This post was stuck in my Draft for days.. not sure why.
I like his ideas and today's commentary was interesting.
I like his ideas and today's commentary was interesting.
"Crude prices increasing just because of currency debasement" doesn't really tell the whole story, but behind that...
In my head it makes a lot of sense that a lot of the growth seen in developed economies in the past 2 decades was fueled by more than just population growth and increase in productivity.
Some of it was fueled by increase in debt, therefore monetary base expansion.
Debt = money printing somehow.
Increasing the currency in circulation = SUPPLY.
Demand for the currency stable means the value of it should go down.
It thrills me to think that supply-and-demand rules all the pricing mechanism. Sometimes SxD imbalances occur, but in the long run, say 5-10 year cycles, things get back in place.
And it scares me to think someday increases in productivity will get closer and closer to physical limits. You can't watch a movie in a miniature 1cm x 1cm TV screen. You can't fit 1 million people in a 1-bed-room house, etc.
from Ken Landon, J.P.Morgan Strategy, NY (May 12, 2011)
* CHINA - The PBOC once again hiked the reserve requirement (RR) by 50 bps. As of May 18th, the RR will hit a record high of 21%.
* OIL - The Senate Finance Committee will hold "hearings" today about oil and gas prices. The target is the oil industry. Executives from the five biggest oil companies will sit before the committee and will no doubt be berated for high gas prices and high profits.=====================================* CHINA - The 50 bps hike in the RR to 21% is having the expected effect in financial markets: equities and commodities accelerated to the downside. This makes sense because in the current "risk off" environment, a supposed "tightening" of monetary policy in a major country should undermine the confidence of short-term traders.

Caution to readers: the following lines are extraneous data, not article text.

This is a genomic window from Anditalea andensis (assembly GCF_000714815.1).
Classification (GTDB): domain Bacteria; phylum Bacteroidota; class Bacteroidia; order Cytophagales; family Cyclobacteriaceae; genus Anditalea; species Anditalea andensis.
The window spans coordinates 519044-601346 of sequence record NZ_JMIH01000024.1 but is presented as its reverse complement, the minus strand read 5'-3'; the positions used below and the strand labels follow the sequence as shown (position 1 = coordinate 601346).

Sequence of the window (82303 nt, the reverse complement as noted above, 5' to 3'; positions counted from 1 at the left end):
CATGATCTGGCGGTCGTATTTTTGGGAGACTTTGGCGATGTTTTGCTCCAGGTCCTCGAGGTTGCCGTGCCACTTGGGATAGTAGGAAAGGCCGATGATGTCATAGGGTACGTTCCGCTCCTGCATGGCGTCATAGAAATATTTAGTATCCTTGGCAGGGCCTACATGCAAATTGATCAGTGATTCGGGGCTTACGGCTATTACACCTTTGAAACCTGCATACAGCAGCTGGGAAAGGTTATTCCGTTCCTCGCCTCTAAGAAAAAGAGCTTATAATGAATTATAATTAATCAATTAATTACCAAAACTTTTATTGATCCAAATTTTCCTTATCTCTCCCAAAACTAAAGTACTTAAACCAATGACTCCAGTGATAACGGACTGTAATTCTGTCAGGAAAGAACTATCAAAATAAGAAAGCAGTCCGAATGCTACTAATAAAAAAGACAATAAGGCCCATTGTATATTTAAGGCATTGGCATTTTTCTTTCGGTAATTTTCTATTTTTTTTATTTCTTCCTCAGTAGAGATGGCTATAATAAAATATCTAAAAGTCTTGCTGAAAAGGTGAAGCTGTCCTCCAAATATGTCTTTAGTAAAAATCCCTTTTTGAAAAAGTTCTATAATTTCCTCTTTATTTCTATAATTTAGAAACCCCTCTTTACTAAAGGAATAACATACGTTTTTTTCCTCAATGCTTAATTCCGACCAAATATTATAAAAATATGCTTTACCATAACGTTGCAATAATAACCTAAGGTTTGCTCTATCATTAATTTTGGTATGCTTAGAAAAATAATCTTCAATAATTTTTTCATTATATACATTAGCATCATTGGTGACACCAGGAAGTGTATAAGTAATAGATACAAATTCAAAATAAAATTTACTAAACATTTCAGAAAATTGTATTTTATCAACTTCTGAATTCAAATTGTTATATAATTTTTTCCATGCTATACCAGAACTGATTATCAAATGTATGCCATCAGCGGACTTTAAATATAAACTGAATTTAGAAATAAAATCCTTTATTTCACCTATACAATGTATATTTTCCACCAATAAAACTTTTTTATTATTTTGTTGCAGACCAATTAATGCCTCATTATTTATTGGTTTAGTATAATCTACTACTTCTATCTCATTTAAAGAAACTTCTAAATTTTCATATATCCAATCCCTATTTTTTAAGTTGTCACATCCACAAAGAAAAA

As I've been pointing out since the PBOC started hiking the RR in January 2010, such moves by the central bank are not associated with down-trending risk markets. If anything, and as the attached chart CHINA_RR.gif indicates, China's RR and risk markets are *positively* correlated. In this case, Asian Equities ex-Japan, Industrial Metals, and AUD/USD usually trend higher when China is in the process of hiking its RR. The reason for the high positive correlation is that China hikes the RR precisely when the economy is strong and cuts when the economy is weak. A strong economy is good for risk assets and a weak economy is bad. Investors should not rear an increase in the RR, but the exact opposite.